A New York federal judge threw out a False Claims Act suit claiming MB Financial snagged $400 million in misbegotten reimbursements from federal regulators after taking on loans from a failed Chicago bank, ruling that the underlying allegations were already publicly disclosed.

  • January 20, 2023

    Calif. AG Greenlights $14M Residential Care Facility Sale

    California Attorney General Rob Bonta on Friday approved the $14.5 million sale of a 141-unit residential care facility from one California nonprofit to another, conditioning his sign-off on the buyer's agreement to maintain participation in Medicare and the state's Medicaid program, among other items.

  • January 20, 2023

    NY Landlord To Return Illegally Withheld Security Deposits

    The New York Attorney General's Office recovered more than $442,000 for former tenants of Long Island's largest apartment owner after it copped to illegally withholding security deposits, in an agreement announced on Friday.

  • January 20, 2023

    Property Plays: Meta, Savarino Cos., Rajesh Bhardwaj

    Meta reportedly seeks to shed 435,000 square feet in San Francisco, Savarino Cos. is said to be moving forward with a Westfield, New York, redevelopment project, and restaurateur Rajesh Bhardwaj is reportedly opening a new Jazba location in New York City.

  • January 20, 2023

    Nutter Adds Ex-Boston Official To Real Estate Practice

    Boston-based law firm Nutter McClennen & Fish LLP hired a former interim general counsel for the city's Planning & Development Agency as legal counsel for the firm's real estate department and development, land use and permitting team, the firm recently announced.

  • January 20, 2023

    AmFam Units Say No Coverage For Faulty Workmanship Suit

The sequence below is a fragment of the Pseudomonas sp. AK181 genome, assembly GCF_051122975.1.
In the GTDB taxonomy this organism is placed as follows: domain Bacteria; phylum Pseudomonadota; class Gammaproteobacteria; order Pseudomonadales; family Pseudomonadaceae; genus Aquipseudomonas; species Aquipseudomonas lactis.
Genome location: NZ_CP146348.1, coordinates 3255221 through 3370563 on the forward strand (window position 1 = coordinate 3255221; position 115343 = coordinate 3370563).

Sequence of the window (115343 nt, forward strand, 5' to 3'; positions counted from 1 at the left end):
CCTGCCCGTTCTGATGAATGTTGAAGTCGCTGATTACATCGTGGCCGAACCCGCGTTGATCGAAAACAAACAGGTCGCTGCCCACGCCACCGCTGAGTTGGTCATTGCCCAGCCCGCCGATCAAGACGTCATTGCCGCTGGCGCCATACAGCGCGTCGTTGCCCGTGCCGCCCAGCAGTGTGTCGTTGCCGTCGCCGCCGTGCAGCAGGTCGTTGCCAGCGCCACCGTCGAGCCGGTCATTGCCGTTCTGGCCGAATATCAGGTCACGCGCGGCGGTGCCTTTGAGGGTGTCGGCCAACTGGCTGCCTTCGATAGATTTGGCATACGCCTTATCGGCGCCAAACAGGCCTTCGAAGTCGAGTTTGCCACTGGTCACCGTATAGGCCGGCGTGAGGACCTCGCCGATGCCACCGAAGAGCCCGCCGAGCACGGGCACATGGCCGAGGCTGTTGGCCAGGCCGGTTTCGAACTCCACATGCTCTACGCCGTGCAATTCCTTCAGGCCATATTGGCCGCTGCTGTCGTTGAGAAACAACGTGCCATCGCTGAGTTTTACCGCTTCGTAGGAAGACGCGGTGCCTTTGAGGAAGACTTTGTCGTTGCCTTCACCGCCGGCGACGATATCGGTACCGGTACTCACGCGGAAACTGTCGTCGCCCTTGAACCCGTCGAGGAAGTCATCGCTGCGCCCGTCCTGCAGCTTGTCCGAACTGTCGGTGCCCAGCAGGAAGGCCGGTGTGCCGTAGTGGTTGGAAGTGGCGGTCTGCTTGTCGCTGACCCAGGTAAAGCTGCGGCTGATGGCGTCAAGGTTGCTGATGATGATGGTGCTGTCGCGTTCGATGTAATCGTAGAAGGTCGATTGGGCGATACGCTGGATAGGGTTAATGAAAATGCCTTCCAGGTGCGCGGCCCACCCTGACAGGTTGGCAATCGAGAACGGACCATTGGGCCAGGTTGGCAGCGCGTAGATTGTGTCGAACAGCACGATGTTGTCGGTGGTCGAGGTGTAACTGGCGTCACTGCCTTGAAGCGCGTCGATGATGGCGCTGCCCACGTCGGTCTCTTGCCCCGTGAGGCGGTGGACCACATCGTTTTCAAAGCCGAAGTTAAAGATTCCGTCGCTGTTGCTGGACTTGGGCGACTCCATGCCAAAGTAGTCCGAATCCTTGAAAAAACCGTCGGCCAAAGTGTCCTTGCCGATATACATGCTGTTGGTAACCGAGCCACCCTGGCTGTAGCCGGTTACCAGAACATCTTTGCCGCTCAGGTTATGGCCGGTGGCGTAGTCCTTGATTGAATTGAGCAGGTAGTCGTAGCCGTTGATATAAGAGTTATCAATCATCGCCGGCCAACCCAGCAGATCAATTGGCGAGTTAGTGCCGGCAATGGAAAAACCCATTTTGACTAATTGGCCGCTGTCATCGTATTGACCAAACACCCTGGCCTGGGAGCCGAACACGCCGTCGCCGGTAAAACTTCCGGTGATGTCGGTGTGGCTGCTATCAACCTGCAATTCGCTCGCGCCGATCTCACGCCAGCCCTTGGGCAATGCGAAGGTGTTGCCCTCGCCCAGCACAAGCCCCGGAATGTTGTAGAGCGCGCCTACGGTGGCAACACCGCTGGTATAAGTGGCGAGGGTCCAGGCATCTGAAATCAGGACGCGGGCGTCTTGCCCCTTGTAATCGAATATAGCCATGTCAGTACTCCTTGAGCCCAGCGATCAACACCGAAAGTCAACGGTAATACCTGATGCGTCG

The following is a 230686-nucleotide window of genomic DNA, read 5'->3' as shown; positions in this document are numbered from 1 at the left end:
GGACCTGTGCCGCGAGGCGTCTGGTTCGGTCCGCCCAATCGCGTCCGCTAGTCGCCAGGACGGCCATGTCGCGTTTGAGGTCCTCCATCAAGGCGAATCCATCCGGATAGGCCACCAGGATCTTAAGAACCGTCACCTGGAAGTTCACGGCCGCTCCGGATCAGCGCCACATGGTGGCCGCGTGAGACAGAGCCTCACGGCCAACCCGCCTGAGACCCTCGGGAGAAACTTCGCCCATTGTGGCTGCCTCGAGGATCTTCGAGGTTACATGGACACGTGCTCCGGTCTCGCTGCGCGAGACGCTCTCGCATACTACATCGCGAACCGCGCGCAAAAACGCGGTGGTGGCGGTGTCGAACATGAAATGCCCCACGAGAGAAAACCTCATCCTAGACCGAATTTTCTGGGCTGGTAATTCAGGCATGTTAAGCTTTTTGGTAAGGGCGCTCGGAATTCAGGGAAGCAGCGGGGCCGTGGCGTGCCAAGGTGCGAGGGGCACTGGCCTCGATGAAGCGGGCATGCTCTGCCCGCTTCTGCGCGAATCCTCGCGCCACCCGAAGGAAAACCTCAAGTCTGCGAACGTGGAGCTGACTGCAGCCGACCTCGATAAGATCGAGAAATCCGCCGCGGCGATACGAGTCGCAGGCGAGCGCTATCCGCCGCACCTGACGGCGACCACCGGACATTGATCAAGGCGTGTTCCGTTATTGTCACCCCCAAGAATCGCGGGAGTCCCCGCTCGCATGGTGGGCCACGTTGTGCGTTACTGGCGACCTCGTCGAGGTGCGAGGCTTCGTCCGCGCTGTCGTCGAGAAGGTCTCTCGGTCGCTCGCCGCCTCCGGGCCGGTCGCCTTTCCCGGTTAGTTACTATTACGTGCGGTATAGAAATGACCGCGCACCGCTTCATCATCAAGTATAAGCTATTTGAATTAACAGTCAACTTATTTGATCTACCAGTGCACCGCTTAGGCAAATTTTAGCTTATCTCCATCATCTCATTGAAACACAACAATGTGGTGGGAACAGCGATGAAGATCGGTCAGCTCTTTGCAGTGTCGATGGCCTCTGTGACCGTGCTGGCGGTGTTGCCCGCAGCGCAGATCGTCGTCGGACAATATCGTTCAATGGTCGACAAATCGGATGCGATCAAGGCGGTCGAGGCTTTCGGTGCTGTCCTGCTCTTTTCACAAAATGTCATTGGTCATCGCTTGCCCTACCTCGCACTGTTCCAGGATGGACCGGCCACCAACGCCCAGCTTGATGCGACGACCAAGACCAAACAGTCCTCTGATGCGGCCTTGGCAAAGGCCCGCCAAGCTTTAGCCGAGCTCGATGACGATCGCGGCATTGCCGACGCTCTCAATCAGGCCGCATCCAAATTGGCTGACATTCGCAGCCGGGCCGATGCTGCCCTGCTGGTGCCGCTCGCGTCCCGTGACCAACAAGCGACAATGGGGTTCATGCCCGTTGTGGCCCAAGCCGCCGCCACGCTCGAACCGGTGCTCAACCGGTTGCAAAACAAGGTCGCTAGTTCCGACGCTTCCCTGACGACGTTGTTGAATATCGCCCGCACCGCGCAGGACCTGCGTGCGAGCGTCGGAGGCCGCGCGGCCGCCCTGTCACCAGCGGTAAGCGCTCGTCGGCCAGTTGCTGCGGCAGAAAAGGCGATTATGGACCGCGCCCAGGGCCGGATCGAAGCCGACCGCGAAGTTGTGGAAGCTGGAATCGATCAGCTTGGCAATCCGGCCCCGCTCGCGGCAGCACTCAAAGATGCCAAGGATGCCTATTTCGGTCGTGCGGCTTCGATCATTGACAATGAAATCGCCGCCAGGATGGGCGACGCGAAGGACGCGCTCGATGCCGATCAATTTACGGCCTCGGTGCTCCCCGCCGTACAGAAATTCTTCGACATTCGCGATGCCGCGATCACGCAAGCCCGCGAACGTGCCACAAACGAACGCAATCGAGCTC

Two American Family units asked a Pennsylvania federal judge to find that they have no duty to defend a contractor accused of faulty workmanship that led to $10 million in water damage, arguing that the contractor hasn't shown that the damage occurred during its policy period.

  • January 20, 2023

    Flint, Groups Set New Water Pipe Replacement Deadline

    Flint, Michigan, has agreed on a revised deadline to replace public waterlines in the city and will immediately create a plan to identify and restore properties where pipes have already been excavated and replaced, according to a requirement added to the settlement with a coalition of citizen groups.

  • January 20, 2023

    DC Circ. Judge Slams DOE Boiler Efficiency Rule Clarification

    A D.C. Circuit judge on Friday reproached the U.S. Department of Energy for what he characterized as a disregard of court orders to fully explain evidence supporting the agency's stricter energy efficiency standards for boilers used in commercial and multifamily residential buildings.

  • January 23, 2023

    PulteGroup Says Claims Manager Perpetrated Ponzi Scheme

    PulteGroup Inc. alleged Friday in Florida federal court that JDi Data Corp., a software firm that manages legal claims, plundered at least $2.65 million from the homebuilder's trust accounts to cover shortfalls in what the company called a yearslong Ponzi scheme.

  • January 20, 2023

    Ex-LA City Councilman Cops To RICO Conspiracy, Tax Evasion

    Disgraced former Los Angeles City Councilman Jose L. Huizar admitted to one count of tax evasion and a count of racketeering conspiracy Friday morning before a California federal judge and faces a penalty of nine to 13 years in prison, with sentencing set for April 3. 

  • January 20, 2023

    Property Co. Says Insurer Wrongly Vetoed $1M Theft Coverage

    An Oakland, California, property management firm said its insurer wrongly denied coverage after an employee embezzled more than $1 million to pay her personal credit card bills.

Expert Analysis

  • Judicial Minority Would Alter Jurisdiction For Foreign Cos.

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    While the Fifth and Eleventh Circuits recently reaffirmed that a foreign corporation may not be held liable for foreign conduct in U.S. federal court, if the U.S. Supreme Court were to adopt an emerging minority view, it could reshape the personal jurisdiction landscape established by the court's seminal International Shoe v. Washington ruling, says Andrew Rhys Davies at Allen & Overy.

  • High Court Could Resolve Thorny Atty-Client Privilege Issue

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    The U.S. Supreme Court recently granted review in a federal grand jury proceeding that presents a rare opportunity to clarify — and possibly significantly expand — the scope of the attorney-client privilege for complex mixed-purpose communications with counsel, says David Greenwald at Jenner & Block.